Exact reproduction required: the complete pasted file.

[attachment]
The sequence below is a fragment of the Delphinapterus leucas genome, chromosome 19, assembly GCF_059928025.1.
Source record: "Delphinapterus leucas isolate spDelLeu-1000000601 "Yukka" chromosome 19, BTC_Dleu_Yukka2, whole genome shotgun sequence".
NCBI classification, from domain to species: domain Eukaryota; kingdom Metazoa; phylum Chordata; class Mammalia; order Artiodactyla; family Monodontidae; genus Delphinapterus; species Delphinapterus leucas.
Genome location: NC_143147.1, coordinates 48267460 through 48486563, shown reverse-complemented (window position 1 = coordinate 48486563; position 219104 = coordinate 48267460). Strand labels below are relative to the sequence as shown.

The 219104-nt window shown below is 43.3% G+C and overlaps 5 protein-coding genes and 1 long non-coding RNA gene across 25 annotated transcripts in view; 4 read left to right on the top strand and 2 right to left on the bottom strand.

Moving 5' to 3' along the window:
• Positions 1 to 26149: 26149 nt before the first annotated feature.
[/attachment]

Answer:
The sequence below is a fragment of the Delphinapterus leucas genome, chromosome 19, assembly GCF_059928025.1.
Source record: "Delphinapterus leucas isolate spDelLeu-1000000601 "Yukka" chromosome 19, BTC_Dleu_Yukka2, whole genome shotgun sequence".
NCBI classification, from domain to species: domain Eukaryota; kingdom Metazoa; phylum Chordata; class Mammalia; order Artiodactyla; family Monodontidae; genus Delphinapterus; species Delphinapterus leucas.
Genome location: NC_143147.1, coordinates 48267460 through 48486563, shown reverse-complemented (window position 1 = coordinate 48486563; position 219104 = coordinate 48267460). Strand labels below are relative to the sequence as shown.

The 219104-nt window shown below is 43.3% G+C and overlaps 5 protein-coding genes and 1 long non-coding RNA gene across 25 annotated transcripts in view; 4 read left to right on the top strand and 2 right to left on the bottom strand.

Moving 5' to 3' along the window:
• Positions 1 to 26149: 26149 nt before the first annotated feature.